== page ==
Abbot Point Coal Terminal future in doubt as Rio pulls out

The future of the massive Abbot Point Coal Terminal is in doubt after main supporter Rio Tinto has pulled out of development.

The $6.2 billion expansion of the coal port would see four additional coal terminals built;  providing an extra annual capacity of 120 million tonnes and  supporting developments in the Bowen, Surat, and Galilee Basins of Queensland.

Rio is believed to have pulled out of the development due to ‘economic uncertainty’, the Daily Mercury reports.

"Rio Tinto withdrew from the current process for the potential development of additional port capacity at Abbot Point, due to changes in the economic environment and the commitments required to progress the option," a Rio Tinto spokesperson said.

"Global economic markets have shifted to a period of significant uncertainty and we continue to see both a sustained upward pressure on costs and long timeframes for regulatory approvals."

However the miner has not ruled out future participation.

"Rio Tinto would welcome the opportunity to participate in further discussions should key elements of the Abbot Point proposal be revised in the future, such as the development model and scope of commitment required. Rio Tinto’s focus at present is evaluating potential alternatives to Abbot Point for additional port capacity."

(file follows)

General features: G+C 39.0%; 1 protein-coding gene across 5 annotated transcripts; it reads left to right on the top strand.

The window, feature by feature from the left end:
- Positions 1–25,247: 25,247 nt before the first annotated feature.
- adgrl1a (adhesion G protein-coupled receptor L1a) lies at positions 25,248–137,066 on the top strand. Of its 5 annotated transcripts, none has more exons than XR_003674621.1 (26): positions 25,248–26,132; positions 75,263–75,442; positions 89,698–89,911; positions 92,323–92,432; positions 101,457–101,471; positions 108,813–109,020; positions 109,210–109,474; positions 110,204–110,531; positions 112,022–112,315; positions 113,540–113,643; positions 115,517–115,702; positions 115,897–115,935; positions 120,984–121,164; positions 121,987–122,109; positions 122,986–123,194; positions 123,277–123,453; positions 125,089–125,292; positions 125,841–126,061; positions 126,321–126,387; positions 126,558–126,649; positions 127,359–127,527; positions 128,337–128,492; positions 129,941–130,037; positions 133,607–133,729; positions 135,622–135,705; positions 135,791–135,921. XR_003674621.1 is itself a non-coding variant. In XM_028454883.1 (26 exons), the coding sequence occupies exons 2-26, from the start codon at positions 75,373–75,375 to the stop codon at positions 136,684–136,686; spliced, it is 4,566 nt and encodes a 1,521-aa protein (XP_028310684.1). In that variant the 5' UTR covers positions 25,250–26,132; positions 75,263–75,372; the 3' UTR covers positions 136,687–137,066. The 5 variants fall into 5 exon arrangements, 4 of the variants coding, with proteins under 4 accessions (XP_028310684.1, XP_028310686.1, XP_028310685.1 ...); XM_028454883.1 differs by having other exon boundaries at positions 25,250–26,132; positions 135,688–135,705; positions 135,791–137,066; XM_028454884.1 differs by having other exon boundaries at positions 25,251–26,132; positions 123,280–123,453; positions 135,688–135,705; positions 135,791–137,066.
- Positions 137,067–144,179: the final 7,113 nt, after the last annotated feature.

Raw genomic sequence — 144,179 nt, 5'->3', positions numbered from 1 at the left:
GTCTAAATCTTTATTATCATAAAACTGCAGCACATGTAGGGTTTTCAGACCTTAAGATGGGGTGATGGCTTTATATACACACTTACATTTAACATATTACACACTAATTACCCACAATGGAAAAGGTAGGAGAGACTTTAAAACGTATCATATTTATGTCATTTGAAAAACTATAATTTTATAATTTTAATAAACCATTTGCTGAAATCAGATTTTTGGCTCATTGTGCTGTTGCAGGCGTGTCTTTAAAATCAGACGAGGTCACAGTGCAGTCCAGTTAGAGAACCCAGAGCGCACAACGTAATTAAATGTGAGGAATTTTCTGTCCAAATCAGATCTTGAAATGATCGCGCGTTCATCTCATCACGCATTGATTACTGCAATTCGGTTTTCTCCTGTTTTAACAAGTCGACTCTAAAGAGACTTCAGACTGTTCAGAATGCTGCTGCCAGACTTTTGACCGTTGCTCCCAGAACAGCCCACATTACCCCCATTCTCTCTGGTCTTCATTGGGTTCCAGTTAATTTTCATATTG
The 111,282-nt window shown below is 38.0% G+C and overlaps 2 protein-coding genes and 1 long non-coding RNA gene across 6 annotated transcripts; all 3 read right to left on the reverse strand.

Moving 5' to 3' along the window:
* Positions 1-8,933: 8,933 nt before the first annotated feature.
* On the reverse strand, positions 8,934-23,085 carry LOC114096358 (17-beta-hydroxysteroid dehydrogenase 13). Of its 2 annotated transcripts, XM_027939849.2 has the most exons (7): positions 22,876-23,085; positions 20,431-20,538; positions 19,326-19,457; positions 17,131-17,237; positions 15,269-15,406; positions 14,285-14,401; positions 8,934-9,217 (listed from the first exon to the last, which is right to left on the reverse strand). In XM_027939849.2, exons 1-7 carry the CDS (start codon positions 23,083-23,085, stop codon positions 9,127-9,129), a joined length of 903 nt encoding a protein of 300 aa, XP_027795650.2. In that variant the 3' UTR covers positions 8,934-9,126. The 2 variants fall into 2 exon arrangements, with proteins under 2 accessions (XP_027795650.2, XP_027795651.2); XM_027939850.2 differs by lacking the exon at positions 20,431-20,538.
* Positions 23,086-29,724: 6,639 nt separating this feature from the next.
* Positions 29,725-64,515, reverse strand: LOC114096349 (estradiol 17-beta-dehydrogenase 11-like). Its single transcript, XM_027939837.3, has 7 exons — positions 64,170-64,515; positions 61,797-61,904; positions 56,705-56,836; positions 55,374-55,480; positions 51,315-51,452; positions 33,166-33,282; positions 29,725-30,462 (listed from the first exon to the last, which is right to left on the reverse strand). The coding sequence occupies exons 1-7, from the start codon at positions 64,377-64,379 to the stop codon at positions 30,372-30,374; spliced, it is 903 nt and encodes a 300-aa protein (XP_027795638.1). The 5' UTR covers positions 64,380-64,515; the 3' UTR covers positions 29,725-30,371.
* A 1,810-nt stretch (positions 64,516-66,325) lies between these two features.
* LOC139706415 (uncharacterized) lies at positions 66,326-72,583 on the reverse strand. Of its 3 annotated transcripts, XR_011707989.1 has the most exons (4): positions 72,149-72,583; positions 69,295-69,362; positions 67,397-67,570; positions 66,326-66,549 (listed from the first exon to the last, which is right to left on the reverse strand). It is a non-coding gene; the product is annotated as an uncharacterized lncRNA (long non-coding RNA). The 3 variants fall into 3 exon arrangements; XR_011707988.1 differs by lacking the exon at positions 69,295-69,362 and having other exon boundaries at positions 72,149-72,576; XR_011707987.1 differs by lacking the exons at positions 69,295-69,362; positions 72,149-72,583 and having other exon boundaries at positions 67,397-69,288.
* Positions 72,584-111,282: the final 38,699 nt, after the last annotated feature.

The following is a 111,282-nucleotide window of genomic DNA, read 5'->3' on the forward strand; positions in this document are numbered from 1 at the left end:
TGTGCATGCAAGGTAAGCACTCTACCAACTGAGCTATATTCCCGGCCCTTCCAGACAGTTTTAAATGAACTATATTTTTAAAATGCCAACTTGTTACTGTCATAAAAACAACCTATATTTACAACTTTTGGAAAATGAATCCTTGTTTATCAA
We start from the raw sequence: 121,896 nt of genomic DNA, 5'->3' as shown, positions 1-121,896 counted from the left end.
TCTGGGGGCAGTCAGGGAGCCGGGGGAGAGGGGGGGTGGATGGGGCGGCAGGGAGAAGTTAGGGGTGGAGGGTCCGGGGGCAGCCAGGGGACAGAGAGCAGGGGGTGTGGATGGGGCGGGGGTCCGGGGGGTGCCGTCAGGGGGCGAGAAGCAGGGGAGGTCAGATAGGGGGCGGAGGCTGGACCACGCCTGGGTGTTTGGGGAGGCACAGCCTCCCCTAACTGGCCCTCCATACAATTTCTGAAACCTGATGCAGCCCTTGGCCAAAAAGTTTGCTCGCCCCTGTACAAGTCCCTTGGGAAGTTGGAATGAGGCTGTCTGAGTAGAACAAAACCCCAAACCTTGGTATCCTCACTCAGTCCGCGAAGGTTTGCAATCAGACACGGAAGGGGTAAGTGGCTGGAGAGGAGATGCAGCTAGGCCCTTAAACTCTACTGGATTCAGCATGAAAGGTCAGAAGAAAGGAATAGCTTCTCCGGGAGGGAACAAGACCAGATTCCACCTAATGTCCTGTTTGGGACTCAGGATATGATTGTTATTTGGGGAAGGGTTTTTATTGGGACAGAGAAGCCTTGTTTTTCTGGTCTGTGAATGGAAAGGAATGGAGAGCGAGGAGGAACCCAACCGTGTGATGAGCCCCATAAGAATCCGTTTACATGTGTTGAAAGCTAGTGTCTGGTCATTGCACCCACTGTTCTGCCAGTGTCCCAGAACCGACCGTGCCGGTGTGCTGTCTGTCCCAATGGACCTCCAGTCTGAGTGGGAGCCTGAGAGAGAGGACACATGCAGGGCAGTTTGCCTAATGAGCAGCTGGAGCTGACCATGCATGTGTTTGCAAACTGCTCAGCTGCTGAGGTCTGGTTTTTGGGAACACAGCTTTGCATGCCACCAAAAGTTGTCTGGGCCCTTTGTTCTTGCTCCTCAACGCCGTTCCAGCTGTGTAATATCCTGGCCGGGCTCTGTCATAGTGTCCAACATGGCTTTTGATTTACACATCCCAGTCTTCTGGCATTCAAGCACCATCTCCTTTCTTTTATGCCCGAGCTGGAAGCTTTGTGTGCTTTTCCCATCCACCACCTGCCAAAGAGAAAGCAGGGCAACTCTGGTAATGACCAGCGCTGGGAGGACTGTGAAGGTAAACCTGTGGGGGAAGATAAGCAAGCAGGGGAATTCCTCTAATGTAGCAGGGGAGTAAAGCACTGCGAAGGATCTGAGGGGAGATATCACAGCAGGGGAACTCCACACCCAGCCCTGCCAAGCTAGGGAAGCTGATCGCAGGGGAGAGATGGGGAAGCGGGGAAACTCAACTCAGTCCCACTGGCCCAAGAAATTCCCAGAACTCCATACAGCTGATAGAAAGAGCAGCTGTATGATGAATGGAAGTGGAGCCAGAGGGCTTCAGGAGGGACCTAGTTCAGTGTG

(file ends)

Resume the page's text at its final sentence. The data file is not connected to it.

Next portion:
Despite the move potentially threatening the future of the port, the region’s mayor Mike Brunker was unworried.

"I think it’s nothing to panic about.

"It’s cutting the weak from the strong," Brunker said, adding that a lot of other miners are eyeing the port as well.

However the member for Dawson, George Christensen, raised concerns over Brunker’s flippant attitude, saying that other miners may follow them out the door.

"There’s speculation BHP Billiton could be jittery on it (the expansion) as well."

Christensen said that continued government approval delays were the real reason behind Rio’s move, stating that these "approvals have been with the Federal Government since December 2010 until now".

"If (approval times) go on too long it will kill (the expansion).

Late last year the state government approved the ‘super expansion", with Queensland premier Anna Bligh saying overwhelming demand from miners for the Port’s development had widened plans for the expansion.

Bligh said while the Government had expected to approve an expansion from three terminals to seven, the spike in interest had taken the number up to nine.

She said in a statement the expansions would take the Port’s capacity to 400 million tonnes per annum and make it one of the largest coal export facilities in the world.

 

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